Societal change has been thrust center stage in this home theater and it is entertaining to empathize with a cast of characters and to pretend we have never seen them at other public places in our lives.  Such cathartic empathy should be allowed to express itself in the privacy of our homes.  We should be left alone to nurse it with pride in the after-glow of our tele-tubes long after the title songs and credits roll by.

Educate them out of regressive ideas, employ them out of repressive poverty, govern them towards progressive growth.

The panacea for social change, from terrorism to female feticide has always hovered around these elements. Who should then initiate this multi-pronged change? I believe it should be the government.  We have just eradicated polio with a massive govt participation.  The scale for the societal change is equally massive and cannot be wrought by a few like-minded good-natured NGOs.

There are many social ills that are waiting in line to be eradicated. World bank will not fund all of them. These are pestilences we showered upon ourselves and need a massive program to mobilize troops to eradicate them.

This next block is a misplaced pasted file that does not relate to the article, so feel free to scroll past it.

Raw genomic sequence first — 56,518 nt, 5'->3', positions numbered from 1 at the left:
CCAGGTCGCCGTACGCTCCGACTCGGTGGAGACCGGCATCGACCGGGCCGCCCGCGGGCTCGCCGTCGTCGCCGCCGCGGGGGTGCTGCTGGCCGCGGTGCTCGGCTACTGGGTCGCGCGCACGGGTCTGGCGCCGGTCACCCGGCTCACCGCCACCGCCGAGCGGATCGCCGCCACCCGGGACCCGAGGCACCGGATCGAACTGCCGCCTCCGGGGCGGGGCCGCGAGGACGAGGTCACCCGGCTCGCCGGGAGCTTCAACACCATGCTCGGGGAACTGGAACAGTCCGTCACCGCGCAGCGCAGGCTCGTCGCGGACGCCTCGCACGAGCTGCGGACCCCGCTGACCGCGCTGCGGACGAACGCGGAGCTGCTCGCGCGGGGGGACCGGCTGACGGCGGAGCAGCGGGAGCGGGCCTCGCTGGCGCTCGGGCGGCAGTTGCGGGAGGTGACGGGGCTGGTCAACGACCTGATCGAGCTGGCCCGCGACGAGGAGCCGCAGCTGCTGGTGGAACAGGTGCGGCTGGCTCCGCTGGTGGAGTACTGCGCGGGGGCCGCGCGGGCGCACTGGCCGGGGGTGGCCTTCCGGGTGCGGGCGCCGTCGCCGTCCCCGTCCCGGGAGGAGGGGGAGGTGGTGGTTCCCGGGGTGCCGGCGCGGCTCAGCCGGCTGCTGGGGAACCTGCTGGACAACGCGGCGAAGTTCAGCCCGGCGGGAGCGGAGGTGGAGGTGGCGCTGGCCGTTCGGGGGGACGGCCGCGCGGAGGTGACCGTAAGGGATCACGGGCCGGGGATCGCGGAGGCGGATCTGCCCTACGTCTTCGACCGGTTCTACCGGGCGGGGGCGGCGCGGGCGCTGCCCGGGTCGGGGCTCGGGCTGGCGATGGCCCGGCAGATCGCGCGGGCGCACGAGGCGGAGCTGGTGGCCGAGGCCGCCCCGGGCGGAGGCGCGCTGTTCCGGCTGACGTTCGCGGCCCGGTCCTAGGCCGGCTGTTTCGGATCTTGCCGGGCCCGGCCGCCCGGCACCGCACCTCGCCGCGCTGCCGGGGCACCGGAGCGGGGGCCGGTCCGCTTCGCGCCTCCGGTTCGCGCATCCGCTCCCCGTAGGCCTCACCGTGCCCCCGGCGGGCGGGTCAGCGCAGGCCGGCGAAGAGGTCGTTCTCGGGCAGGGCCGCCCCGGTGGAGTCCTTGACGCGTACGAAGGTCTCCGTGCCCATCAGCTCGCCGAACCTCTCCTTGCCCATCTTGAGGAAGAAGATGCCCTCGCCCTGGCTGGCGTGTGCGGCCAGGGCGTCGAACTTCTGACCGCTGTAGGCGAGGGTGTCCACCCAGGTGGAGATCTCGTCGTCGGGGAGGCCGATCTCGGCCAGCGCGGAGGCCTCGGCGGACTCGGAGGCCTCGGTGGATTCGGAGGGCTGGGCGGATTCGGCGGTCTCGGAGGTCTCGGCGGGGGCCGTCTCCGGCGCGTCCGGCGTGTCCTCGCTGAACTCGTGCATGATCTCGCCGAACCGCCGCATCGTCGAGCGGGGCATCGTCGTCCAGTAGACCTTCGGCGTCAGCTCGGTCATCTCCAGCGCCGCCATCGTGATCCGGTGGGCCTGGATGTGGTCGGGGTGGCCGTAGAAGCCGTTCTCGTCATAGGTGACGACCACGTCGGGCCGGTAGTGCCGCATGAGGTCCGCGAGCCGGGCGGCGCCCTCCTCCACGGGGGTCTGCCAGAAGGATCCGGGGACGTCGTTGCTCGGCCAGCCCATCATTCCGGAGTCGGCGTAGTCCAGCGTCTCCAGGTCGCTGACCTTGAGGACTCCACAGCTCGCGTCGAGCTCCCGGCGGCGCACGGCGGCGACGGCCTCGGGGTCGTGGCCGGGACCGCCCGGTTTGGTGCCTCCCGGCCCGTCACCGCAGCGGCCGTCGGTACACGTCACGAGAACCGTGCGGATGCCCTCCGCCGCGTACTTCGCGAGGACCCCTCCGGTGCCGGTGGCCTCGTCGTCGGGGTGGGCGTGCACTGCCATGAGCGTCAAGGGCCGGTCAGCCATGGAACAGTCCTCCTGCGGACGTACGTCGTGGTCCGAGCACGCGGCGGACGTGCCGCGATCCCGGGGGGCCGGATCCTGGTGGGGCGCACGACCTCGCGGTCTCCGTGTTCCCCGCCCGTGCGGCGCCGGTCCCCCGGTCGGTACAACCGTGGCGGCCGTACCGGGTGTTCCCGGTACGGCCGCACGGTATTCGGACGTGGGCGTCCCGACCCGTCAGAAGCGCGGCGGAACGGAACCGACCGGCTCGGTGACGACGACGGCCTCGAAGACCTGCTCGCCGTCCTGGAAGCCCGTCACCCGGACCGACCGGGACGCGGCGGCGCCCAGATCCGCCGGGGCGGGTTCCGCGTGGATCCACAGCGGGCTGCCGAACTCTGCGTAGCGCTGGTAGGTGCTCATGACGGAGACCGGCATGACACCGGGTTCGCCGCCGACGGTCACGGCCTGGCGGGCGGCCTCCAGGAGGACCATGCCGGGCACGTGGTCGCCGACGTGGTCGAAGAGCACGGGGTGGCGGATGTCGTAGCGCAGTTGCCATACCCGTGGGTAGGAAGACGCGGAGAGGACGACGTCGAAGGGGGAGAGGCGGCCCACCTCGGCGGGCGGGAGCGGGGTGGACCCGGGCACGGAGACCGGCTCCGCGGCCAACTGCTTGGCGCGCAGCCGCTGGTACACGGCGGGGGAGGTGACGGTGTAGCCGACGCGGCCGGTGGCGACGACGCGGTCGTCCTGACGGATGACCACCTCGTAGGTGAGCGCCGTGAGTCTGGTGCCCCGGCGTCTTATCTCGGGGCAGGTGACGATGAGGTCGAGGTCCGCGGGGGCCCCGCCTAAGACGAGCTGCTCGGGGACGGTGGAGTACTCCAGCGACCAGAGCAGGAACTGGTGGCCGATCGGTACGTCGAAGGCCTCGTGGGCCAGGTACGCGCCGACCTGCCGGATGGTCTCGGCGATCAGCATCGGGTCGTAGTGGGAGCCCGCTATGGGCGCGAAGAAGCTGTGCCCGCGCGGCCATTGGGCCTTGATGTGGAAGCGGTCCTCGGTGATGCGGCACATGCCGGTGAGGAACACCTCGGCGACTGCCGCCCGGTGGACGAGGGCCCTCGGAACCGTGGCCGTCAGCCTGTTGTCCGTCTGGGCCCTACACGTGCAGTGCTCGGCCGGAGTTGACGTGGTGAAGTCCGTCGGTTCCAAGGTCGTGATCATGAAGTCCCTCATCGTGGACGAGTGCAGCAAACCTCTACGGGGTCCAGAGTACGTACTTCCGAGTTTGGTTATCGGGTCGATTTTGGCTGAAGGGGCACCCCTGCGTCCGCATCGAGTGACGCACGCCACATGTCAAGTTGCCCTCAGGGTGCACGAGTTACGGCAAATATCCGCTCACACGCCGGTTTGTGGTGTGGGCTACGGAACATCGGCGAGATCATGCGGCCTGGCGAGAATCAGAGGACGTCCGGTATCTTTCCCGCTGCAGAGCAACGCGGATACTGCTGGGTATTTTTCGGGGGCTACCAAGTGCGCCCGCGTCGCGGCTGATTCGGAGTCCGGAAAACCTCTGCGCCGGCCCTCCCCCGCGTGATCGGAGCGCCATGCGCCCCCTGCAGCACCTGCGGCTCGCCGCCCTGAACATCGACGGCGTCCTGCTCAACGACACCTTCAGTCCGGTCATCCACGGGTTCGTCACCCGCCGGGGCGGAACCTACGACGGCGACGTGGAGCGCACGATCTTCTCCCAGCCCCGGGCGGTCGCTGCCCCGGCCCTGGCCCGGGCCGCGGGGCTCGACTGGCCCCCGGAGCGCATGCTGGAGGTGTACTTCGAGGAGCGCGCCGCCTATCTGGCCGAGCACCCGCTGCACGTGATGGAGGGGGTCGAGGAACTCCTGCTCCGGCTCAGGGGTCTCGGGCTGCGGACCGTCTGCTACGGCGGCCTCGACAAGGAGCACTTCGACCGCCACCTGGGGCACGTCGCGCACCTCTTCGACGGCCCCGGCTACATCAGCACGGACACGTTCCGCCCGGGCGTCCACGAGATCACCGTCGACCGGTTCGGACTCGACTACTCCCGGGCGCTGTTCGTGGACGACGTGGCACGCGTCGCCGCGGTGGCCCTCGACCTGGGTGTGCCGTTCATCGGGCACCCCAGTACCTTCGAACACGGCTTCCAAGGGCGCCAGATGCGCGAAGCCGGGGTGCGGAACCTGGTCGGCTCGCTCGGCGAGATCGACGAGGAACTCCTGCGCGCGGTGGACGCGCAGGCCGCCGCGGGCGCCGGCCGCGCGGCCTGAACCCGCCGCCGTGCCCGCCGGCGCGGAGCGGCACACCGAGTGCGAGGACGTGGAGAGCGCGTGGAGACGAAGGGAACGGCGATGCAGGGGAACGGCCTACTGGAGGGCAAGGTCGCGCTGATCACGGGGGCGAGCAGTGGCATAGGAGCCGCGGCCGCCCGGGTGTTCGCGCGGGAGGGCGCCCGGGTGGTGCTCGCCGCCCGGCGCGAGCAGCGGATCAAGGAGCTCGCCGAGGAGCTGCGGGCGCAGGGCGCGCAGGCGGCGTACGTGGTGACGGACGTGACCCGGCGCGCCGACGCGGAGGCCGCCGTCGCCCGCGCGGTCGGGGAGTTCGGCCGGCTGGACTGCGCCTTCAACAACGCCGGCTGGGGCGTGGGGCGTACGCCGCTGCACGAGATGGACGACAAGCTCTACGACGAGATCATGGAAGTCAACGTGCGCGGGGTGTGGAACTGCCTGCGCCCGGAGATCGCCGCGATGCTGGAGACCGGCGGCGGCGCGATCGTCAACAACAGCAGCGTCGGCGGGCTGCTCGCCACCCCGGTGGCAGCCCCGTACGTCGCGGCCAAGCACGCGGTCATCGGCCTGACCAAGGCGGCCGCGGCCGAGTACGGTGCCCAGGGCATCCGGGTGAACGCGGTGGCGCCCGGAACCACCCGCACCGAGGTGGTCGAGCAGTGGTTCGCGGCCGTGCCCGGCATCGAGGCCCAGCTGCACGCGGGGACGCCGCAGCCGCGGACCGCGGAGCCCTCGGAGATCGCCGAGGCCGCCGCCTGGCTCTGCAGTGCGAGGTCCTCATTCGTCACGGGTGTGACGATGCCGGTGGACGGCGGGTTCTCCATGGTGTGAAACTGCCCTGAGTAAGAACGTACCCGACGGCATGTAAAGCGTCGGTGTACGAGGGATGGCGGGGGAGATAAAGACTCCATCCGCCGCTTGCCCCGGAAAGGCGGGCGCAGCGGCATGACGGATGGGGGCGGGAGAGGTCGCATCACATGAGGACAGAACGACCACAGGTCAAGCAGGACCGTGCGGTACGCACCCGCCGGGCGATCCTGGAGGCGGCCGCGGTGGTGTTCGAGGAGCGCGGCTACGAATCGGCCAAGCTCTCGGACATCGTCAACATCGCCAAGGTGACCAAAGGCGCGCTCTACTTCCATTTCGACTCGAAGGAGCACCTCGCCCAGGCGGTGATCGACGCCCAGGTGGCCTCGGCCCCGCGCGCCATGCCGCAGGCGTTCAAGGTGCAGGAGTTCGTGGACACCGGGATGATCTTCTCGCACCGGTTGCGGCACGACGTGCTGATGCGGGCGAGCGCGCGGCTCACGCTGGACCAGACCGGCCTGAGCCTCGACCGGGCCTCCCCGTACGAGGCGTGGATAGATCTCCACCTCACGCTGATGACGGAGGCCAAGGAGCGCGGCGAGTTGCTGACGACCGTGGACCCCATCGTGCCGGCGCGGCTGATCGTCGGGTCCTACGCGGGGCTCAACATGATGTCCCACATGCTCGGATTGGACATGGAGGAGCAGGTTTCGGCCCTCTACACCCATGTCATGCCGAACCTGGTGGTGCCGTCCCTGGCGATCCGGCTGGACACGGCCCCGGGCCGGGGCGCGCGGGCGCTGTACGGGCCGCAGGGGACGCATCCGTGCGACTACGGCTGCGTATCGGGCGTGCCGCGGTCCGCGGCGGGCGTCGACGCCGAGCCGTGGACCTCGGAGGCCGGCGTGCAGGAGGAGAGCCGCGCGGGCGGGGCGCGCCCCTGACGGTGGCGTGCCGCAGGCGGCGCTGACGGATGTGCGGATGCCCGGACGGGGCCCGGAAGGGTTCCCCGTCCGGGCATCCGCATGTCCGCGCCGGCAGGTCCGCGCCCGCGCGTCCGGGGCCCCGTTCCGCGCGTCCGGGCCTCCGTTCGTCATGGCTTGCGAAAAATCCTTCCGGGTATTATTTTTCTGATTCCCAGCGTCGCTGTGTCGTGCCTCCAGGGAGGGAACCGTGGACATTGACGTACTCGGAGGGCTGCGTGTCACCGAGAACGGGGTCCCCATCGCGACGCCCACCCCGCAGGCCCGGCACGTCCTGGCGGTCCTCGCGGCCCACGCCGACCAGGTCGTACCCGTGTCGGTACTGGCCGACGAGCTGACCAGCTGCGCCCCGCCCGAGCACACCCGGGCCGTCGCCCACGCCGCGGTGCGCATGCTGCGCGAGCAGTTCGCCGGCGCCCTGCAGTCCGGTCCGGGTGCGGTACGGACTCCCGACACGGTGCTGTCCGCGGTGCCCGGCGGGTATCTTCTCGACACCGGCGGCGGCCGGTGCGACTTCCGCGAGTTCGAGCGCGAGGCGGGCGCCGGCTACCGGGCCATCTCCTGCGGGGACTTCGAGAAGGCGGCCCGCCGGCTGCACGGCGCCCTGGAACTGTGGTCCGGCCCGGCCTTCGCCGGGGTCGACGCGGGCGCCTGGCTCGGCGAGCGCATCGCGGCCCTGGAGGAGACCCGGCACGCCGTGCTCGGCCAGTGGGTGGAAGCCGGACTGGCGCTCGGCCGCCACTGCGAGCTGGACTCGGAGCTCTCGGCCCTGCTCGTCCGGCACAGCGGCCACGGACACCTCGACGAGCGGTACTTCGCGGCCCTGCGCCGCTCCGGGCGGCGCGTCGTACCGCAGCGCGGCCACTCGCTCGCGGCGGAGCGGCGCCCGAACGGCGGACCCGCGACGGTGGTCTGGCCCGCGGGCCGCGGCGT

For the govt to wash it’s hands off of social behavior is easy. They continue to benefit from illiterate and poor vote banks along Dalit and religious lines. As an individual, our sin is in not demanding a better government. It is obvious our small NGO contributions will prove to be ineffective for this countrywide massive vaccination against social ills.

The TV serial hence, if it promotes a stronger citizen action against our temporary custodians, it would have done it’s job well. I wish such serials run way past their TRP half-lives, because I believe they have come to signify the *only* agent provocateur around in this country. I am forced to respect that, as in the land of the blind, the one eyed man is indeed king!